Report of the Oregon Farm Bureau Annual Meeting in Pendleton

Pendleton, Oregon 

December 9, 2011

79TH Oregon Farm Bureau Conference.

This year’s Oregon Farm Bureau conference has come to an end, after considerable debate and review of the policy for the coming year. Policy was reviewed, new policy voted on, by the House of Delegates, and the financial business of the farm bureau agreed on.  The House of Delegates was packed standing room only, as each Oregon County had sent delegates who stood to debate and vote in a crowded hall. At the back of the meeting room visitors from state and federal agencies listened to the discussions and debates.

Congressman Greg Walden and Kurt Schrader sent video presentations to the house floor, greeting the Oregon Farm Bureau and discussing the coming Farm Bill that is to be drafted in Washington. DC. The congressman both hoped to hear the opinion of the Farm Bureau and individual members. Significant changes will be seen in the coming 2012 Farm Bill.

The American Farm Bureau provided a presentation on the Farm Bill, one of the most significant pieces of legislation from the United States Congress and Senate. The new bill will likely see significant reductions in the payments made to agriculture for crop subsidies, insurance payments and assistance to agriculture. A most important fact about the farm bill, more than 75% of the funds in the bill go to food assistance, food stamps and the Women’s Infants and Children (WIC) programs. Facts from the last Farm Bill   2008 Farm Act: Where Will the Money Go? – Amber Waves November 2008.

 

During the House of Delegates, good breakfasts, lunches and dinners, were provided. At each meal considerable discussion went on regarding policy, farming and ranching, the State of Oregon, and the economy. Farm Bureau members pay close attention to the state of the Nation.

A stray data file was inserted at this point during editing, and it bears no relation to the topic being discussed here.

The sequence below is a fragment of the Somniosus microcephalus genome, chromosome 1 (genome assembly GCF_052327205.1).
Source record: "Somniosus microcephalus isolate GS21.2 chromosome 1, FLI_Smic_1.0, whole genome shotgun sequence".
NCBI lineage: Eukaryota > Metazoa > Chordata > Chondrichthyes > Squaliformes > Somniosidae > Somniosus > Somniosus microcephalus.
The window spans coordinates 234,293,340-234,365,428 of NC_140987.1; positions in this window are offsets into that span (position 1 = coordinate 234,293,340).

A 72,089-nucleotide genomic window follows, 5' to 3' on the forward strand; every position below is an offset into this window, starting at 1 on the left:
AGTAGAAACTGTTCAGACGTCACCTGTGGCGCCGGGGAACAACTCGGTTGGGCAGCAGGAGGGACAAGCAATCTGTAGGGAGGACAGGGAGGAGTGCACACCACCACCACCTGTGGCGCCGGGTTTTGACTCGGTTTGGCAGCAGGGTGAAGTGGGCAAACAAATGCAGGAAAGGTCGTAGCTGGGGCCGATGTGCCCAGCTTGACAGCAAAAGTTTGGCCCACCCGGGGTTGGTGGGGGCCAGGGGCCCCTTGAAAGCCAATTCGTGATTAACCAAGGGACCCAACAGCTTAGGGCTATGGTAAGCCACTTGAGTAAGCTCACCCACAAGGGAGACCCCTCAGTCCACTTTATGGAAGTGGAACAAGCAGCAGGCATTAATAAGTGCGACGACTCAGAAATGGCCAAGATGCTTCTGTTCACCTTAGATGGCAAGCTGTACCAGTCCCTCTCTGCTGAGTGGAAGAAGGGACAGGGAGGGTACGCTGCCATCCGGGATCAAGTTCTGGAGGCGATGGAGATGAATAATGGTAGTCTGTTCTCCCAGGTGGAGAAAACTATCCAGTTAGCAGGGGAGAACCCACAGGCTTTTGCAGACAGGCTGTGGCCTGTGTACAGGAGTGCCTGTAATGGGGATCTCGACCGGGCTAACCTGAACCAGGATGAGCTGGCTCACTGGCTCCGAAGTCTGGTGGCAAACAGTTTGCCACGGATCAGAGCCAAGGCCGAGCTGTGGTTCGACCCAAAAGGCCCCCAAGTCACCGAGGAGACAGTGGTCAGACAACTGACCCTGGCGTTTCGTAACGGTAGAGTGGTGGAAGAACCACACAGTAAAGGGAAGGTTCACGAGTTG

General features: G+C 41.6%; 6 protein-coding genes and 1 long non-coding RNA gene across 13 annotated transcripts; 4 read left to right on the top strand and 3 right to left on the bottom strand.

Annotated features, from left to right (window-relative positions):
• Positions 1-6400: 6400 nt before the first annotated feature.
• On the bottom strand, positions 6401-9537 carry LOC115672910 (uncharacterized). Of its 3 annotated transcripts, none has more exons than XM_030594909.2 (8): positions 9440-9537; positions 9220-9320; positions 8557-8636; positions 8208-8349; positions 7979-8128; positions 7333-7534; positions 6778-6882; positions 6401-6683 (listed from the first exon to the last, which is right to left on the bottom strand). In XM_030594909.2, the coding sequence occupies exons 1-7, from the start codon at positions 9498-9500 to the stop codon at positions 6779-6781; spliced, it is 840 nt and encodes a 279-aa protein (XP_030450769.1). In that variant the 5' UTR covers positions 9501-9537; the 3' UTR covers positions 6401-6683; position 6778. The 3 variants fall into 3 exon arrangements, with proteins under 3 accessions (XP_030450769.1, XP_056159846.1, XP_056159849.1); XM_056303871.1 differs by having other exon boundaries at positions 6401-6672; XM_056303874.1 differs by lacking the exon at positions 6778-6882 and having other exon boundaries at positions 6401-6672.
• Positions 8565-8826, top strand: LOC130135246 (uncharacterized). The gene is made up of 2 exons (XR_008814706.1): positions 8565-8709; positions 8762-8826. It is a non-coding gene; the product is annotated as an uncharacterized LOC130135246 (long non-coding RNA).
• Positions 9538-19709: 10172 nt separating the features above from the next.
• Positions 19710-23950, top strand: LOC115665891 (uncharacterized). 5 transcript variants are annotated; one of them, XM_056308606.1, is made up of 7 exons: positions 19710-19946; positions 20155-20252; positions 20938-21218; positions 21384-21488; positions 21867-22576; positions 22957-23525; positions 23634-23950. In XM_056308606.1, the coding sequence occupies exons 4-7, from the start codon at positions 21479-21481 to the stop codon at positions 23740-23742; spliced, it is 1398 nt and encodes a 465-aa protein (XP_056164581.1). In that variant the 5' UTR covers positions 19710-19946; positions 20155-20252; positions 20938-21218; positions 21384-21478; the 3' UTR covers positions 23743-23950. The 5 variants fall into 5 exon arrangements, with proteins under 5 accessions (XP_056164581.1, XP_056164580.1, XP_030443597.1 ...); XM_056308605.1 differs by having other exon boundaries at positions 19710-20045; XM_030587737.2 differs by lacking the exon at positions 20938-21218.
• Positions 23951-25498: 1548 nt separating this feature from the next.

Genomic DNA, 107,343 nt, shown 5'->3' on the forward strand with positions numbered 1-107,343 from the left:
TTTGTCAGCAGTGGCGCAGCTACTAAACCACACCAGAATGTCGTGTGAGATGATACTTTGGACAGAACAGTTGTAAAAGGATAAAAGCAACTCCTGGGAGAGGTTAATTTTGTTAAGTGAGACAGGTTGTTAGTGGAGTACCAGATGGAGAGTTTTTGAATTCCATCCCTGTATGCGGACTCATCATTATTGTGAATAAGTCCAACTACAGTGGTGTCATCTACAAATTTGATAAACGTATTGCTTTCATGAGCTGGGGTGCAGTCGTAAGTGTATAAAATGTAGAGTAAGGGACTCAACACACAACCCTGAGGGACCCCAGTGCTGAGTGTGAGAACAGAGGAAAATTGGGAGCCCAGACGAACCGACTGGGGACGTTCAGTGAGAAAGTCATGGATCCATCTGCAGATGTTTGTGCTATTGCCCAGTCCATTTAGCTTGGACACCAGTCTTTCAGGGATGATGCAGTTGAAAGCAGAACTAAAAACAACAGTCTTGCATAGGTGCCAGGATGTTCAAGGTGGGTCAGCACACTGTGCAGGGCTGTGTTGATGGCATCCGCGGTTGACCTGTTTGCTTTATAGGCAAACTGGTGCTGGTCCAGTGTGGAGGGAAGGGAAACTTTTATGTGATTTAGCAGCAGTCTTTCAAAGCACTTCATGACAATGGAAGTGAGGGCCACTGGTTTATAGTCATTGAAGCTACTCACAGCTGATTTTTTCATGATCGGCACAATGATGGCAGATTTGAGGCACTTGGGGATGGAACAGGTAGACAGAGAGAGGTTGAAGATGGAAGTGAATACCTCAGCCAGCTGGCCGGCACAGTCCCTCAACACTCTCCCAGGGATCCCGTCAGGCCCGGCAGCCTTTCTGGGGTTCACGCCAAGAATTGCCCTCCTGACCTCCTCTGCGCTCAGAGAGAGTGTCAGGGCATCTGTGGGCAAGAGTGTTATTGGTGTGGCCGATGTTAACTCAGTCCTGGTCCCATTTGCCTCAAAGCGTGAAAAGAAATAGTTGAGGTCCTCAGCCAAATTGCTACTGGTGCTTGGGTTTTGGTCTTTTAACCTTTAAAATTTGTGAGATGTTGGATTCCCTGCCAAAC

At the end of the conference a great dinner was provided. Awards were given out to many farm bureau members that had provided outstanding service to the Farm Bureau and their communities. Many members have decades of service to their county farm bureaus, the state Farm Bureau and the American farm Bureau.

Here are some Oregon farm and ranch facts that show the value of Oregon agriculture and the Oregon Farm Bureau.

More than 40,000 farms and ranches make up Oregon’s diverse agricultural landscape. These producers generate over $4.5 billion in annual farm gate sales and services from more than 220 different commercial commodities. Many of Oregon’s products are unique; Oregon leads the nation in production of blackberries and several other cranberries; hazelnuts; ryegrass and several other cool season grasses and clover seeds; Christmas trees; Dungeness crab; peppermint; and several nursery products and specialty seeds. Oregon is also a major producer of onions, hops, green beans, blueberries, cherries, pears, and many other specialty products.

Glenn R Archambault.

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